Tips for Buying a Car

One of the biggest and most exciting purchases you’ll make in life is a car.  It’s very important to do your research and plan ahead before making this significant financial commitment, so here are some important “musts” when buying a vehicle:

Determine how much you can comfortably afford
Lenders and dealers may offer to loan you more money for a more expensive car than you need and can afford.  Always follow the 20-4-10 Rule to ensure you’re not stretching your budget in order to obtain your “dream” car:
  • 20 percent down
  • Financing that last no longer than four years
  • Principal, interest, and insurance that doesn’t exceed 10 percent of your gross household income
Decide New vs. Used
If you plan on keeping your car for a long time, you may benefit from buying a new car.  However, if you think you’re only going to drive it for five years or less, a used car with low mileage might be a better option.
  • Used cars are cheaper to buy initially, but have higher maintenance costs
  • Don’t assume a used “luxury” car is better than a standard model with fewer miles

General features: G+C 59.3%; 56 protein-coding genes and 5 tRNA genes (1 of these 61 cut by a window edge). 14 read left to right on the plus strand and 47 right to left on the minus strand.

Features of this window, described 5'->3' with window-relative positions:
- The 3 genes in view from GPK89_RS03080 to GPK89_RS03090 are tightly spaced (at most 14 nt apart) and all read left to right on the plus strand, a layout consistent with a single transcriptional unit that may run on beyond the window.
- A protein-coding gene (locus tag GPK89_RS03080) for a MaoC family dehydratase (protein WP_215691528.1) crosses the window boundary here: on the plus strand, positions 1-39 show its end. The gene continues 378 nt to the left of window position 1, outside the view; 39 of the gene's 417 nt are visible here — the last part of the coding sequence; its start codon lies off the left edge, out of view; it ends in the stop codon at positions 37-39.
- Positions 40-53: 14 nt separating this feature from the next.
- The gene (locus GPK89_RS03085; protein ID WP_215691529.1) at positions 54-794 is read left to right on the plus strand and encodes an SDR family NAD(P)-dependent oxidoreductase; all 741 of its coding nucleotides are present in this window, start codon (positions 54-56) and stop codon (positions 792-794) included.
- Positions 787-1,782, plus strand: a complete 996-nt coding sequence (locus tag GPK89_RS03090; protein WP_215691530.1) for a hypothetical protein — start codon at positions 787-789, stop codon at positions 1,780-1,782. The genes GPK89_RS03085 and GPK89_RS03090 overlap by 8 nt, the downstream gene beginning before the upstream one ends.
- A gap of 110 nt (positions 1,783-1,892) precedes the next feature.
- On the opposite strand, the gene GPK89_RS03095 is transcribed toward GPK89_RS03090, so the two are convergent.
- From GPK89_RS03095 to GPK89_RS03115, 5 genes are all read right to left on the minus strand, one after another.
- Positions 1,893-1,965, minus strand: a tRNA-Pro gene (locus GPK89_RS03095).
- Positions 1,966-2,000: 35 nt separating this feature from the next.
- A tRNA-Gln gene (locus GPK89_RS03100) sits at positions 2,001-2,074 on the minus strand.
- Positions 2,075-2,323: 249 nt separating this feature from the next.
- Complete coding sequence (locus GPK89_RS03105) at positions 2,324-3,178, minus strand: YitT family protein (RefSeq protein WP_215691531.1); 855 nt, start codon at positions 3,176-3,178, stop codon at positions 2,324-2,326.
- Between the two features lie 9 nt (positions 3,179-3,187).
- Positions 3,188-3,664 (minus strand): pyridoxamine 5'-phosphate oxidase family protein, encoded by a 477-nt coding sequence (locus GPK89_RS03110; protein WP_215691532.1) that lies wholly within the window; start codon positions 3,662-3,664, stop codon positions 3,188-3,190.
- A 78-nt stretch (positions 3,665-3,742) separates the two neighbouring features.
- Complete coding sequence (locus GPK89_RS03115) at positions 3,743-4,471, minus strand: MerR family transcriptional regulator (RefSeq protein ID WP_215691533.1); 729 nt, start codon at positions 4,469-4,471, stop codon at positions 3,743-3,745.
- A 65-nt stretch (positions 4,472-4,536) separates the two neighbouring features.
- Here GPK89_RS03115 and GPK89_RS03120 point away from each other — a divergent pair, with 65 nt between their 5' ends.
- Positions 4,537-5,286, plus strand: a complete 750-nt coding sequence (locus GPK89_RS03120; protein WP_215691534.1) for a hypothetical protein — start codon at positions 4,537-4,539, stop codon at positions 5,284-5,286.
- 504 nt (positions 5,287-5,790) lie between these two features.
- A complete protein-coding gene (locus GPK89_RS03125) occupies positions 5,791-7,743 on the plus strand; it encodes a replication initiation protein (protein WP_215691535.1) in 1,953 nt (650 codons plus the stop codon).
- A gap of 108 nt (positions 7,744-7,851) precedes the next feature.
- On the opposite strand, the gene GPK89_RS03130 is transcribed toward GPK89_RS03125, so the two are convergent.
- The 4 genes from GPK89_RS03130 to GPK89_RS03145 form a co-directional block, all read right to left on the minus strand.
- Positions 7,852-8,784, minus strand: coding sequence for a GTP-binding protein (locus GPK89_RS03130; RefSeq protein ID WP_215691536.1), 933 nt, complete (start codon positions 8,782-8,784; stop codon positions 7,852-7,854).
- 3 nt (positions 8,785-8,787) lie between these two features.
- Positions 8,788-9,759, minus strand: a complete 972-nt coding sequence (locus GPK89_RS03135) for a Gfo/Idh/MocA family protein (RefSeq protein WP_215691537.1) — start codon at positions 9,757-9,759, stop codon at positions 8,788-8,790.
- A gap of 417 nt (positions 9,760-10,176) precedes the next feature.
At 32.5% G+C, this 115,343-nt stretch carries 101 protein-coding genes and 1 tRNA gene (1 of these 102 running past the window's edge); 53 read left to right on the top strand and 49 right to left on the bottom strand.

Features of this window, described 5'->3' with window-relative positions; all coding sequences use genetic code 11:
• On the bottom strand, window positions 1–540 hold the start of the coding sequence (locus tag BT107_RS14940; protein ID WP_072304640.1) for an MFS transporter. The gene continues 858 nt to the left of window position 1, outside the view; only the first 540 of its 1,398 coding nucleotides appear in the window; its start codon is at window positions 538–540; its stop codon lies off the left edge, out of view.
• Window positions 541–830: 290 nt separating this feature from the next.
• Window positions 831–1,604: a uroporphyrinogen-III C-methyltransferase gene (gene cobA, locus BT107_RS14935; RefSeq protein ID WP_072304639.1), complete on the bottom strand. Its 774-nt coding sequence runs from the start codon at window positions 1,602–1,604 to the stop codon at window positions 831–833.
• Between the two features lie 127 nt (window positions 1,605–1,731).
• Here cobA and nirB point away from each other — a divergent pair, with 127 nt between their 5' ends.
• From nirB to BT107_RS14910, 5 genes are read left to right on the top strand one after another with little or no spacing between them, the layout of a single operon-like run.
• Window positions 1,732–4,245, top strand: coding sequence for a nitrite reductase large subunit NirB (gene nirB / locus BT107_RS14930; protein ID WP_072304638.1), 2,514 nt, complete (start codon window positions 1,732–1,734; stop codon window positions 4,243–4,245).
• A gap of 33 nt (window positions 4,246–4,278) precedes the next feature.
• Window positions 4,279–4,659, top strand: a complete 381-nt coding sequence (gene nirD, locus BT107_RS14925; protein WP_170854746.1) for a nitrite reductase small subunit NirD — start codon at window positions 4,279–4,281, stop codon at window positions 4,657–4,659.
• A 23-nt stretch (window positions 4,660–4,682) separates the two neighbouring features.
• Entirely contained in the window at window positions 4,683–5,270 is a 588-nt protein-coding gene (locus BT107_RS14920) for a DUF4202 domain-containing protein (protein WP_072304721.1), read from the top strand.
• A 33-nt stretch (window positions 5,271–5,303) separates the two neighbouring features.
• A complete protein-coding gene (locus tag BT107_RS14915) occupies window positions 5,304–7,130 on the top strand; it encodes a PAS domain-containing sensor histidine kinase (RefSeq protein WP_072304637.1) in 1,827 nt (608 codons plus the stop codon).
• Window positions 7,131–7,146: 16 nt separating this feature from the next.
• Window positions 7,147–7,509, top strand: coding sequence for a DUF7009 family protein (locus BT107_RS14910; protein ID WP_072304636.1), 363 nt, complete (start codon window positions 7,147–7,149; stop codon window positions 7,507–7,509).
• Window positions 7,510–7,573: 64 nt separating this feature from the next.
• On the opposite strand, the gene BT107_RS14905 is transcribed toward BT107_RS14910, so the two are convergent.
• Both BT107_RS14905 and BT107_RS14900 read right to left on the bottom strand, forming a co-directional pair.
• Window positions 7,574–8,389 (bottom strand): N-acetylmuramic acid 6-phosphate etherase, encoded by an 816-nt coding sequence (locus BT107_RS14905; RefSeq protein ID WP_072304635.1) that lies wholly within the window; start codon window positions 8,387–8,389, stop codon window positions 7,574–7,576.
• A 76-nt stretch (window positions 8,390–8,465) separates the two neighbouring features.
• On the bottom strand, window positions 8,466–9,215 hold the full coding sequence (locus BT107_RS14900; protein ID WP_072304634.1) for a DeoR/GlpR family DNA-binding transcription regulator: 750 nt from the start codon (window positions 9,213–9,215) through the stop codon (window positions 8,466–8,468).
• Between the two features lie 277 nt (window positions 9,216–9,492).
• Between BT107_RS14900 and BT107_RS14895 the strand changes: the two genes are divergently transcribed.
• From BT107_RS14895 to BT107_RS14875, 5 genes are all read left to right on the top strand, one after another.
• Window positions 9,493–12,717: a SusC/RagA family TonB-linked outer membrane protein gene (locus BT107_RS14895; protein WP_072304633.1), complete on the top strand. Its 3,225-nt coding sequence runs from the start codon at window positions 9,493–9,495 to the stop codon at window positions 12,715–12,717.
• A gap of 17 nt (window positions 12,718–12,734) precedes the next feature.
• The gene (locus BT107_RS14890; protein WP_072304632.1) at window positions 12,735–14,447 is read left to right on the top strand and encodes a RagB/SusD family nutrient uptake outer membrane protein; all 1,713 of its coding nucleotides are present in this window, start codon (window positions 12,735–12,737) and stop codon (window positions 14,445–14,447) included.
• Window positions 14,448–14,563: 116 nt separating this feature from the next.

• Most cars will get 150,000 to 200,000 miles- generally the lower the miles, the longer the car will last
Negotiate the price and trade-ins
Remember: the sticker price on the car is worthless!  Car dealers typically price the car higher than they are willing to sell it for because they assume buyers will negotiate the price.
  • Bring your Kelley Blue Book printout to show you’ve done research on the market price for the car
  • Negotiate the sale price of the car you want to buy first without telling the salesman you are interested in trading in your old car
  • Once you have a firm sale price, you can start negotiating the price of your trade-in

These are just a few basic (but very important) tips to get you started when buying a car.  Feel free to visit us at the Student Money Management Center on the second floor in the Union for more detailed information and free resources about buying both new and used cars.

Post written by Program Assistant, Amanda Owens